I’ve always been a saver.
As a child, my parents instilled the importance of setting goals and working toward them, both financial and otherwise. Even before having big, long-term financial goals, I remember as a kid diligently stashing away my allowance and babysitting money for months to buy a new Gameboy TM (the height of technology!) – then $100.
Having a target in mind is something that helps keep me motivated and on track to this day.
That said, when I got my first job after college, I remember confidently assuring my father that I’d start saving in my 401(k) once I hit 40. That job was as a financial advisor – adding significantly to the irony. My father simply shook his head and reminded me gently of the power of compound interest.
While this story is fairly embarrassing it’s a snapshot of how differently people think about money at different ages and how much your experiences change the way you will view saving.
Early 20s – The Short Term Horizon
My early 20s were a time of learning, starting out, and focusing on short horizons. Since 30 seemed like a ripe old age, and about a million years away, the majority of my focus was on things that happened before then.
I began to put money aside in retirement plans early (thanks for the advice, Dad!), but a good bit of my focus was on my needs in a five year time-horizon. I knew I wanted to go to graduate school, so setting money aside for that ~$120,000 expense was a top priority. Since many financial advisor jobs are commission, it was easier for me to have a dollar amount target than a goal of saving a certain percentage of my income each month.
Being a financial advisor early in my career dramatically changed the way I think about money to this day. I’m probably more conservative and feel like I need a bigger cushion than many people do. People came to me reeling with the shock of losing their nest eggs after the .com bubble in the early 2000s. Most hadn’t worked with an advisor previously, so I had the opportunity to help them create their retirement plan and adjust their savings strategies, some just a few years before they thought they’d be done working.
Later 20s – Home Focused
Business school drove some pretty significant changes in my spending and savings patterns. My earning potential had gone up a good bit, but I had missed two years of earning income, setting money aside, and it put a dent in my savings. Once I was back in the workforce, I continued to maniacally save for retirement (nothing will scare you into paranoia about retirement more than being a financial advisor at 22) and began my next quest – buying a home, which became a new savings goal for me.
The good news was I had moved to famously affordable Manhattan. I squirreled away money on a monthly basis and worked with my financial advisor on ensuring I was saving enough and in the right vehicles. And yes – with my advisor.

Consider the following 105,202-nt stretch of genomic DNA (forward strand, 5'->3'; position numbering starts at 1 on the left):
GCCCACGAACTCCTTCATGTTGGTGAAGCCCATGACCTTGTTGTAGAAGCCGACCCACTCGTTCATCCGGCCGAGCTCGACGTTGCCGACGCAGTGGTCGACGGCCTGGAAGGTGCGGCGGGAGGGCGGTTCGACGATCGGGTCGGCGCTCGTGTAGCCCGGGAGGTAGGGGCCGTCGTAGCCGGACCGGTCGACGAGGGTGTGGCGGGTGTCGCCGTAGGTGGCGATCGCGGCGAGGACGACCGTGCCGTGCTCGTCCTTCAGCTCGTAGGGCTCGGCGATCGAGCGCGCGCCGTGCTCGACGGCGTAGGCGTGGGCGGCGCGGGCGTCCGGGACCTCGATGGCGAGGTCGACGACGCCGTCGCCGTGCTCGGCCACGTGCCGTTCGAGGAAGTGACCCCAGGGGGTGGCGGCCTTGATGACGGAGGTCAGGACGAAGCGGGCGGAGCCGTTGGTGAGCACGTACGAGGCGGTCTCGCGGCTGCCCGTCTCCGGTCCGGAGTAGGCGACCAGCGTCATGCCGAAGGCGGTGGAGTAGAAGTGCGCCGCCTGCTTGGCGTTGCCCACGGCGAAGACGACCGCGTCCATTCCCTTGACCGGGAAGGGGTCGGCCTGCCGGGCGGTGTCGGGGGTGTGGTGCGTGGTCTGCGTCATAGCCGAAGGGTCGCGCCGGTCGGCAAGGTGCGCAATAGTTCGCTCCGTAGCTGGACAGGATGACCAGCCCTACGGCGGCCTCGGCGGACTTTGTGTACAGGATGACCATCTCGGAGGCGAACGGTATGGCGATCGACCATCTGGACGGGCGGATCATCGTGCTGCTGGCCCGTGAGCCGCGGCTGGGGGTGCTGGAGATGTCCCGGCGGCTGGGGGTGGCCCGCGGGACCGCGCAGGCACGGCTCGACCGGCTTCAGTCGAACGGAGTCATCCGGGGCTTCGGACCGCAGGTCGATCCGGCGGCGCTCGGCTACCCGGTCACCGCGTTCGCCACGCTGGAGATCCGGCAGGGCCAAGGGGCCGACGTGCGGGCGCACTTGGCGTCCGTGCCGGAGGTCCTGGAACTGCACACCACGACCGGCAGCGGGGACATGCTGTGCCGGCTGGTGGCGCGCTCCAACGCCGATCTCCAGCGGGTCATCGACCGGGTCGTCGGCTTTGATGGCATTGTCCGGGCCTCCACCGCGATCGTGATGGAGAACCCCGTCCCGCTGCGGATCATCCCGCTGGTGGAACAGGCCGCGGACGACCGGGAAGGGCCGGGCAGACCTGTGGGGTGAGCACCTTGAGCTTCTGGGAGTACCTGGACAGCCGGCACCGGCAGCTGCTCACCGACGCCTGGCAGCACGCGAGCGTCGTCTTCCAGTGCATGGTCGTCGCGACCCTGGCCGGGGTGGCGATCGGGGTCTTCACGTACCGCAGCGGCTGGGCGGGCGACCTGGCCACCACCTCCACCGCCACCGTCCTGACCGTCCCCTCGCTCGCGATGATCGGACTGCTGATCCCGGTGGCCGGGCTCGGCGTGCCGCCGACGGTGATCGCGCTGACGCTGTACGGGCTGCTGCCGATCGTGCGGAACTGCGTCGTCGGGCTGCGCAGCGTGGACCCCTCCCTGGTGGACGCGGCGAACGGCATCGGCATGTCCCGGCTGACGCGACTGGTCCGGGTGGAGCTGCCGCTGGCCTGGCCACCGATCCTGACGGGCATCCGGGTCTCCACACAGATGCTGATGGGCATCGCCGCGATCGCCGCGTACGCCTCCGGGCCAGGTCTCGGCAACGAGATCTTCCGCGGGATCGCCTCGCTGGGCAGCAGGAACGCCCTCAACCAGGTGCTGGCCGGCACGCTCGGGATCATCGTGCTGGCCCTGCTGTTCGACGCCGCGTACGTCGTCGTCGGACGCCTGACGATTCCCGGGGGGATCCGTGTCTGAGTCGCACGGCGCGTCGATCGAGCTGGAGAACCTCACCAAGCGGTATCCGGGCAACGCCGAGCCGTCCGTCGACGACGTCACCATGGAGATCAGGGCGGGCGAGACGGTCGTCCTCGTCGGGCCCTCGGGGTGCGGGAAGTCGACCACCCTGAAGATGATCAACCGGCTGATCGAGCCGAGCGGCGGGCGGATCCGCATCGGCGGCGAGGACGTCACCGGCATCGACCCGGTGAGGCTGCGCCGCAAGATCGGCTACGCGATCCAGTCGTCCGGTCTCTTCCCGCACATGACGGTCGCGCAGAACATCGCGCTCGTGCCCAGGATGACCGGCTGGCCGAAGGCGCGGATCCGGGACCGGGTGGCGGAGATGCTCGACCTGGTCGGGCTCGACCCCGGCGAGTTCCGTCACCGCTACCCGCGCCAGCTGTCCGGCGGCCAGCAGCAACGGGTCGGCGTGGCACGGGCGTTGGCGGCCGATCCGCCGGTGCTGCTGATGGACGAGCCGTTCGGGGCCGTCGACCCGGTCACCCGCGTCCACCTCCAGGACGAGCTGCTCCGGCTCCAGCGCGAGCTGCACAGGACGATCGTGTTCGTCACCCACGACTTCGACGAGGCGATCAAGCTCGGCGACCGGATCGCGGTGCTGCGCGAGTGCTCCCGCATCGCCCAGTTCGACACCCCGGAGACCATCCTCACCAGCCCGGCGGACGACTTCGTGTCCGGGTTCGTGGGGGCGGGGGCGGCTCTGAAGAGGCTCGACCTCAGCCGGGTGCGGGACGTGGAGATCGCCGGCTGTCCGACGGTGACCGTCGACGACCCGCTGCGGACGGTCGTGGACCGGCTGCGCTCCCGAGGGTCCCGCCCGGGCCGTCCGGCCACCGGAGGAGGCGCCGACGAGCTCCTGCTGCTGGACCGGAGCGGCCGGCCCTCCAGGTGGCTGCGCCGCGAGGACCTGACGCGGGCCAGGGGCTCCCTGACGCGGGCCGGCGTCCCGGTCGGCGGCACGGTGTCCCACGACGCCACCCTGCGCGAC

While it may seem like a former financial advisor might not need a financial advisor, I decided that with an aggressive savings goal I wanted to work with an advisor to hold me accountable. I think about advisors like personal trainers for your finances – they help you define your goals, keep you on track, and remind you to keep your eye on your long-term goals. I worked with a former colleague, who was wonderful and helped me do just that.
I was very lucky to receive a fellowship to get my MBA, but most graduates leave with between $90,000 and $120,000 in debt – this can mean a hefty monthly expense for many people. Moreover, the ~$1,000 / month student loan debt would put a big damper on any savings goals.
Also, saving in an environment like New York can be hard given the high costs of living. (How can a half gallon of milk cost $9?) And spending definitely got in the way of saving more often than I would have liked. But, it was easier to stay focused with the clearly defined goal of buying my first apartment and with the help of my advisor.
My 30s – Buying Flexibility
Now that I’m into my 30s, and have achieved my goal of buying a home, I’m more focused on the longer term, though I’m trying to figure out what exactly that means. After buying a home and furnishing it, I initially found it hard to refocus on saving without a specific purpose and dollar target (and I’m sure there was a piece of me that wanted to take a breather and enjoy the fruits of achieving my goal.) In fact, many of my friends who were in similar positions have shared with me that they felt the same way.
So, absent a short-term goal, I went on some exciting vacations, was more inclined to go out to nice dinners with friends (Colicchio & Sons! Del Posto!) I never ceased to put money away for retirement, but having no real goal for additional savings made me feel a bit adrift.
I was re-inspired by a presenter at a networking event. While describing her own investment philosophy she said, ‘…un-earmarked investments afford you flexibility’.
As I’ve gotten older, it’s become increasingly important to me to save for the ‘what ifs’ – flexible money, either liquid or invested, that enables you to go on that exciting trip to Nepal that presents itself, to leave a job that isn’t a good fit, or to feel more comfortable should you get laid off.
I’ve realized that having a set dollar amount to work toward is what motivates me most to save. While I will continue to save for the longer term goals of retirement (with a set goal in mind, of course), I’ve now transitioned my thinking to focus on financial independence and flexibility. Another thing my love of saving can help me achieve.